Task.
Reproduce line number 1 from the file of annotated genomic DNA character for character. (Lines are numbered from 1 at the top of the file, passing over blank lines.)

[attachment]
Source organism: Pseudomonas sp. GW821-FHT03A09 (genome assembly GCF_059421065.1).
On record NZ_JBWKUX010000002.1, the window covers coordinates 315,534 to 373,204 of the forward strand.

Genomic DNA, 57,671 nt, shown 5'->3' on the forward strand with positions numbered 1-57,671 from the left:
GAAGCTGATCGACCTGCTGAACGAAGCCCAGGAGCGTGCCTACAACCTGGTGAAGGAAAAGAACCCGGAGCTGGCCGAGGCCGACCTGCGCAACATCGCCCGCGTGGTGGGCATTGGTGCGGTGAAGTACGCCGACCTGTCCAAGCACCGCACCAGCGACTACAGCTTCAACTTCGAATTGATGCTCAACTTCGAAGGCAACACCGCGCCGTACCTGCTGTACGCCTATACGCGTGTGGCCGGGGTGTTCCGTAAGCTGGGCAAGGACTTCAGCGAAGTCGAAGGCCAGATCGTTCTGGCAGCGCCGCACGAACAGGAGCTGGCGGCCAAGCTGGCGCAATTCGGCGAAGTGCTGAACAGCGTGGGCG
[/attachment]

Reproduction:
Source organism: Pseudomonas sp. GW821-FHT03A09 (genome assembly GCF_059421065.1).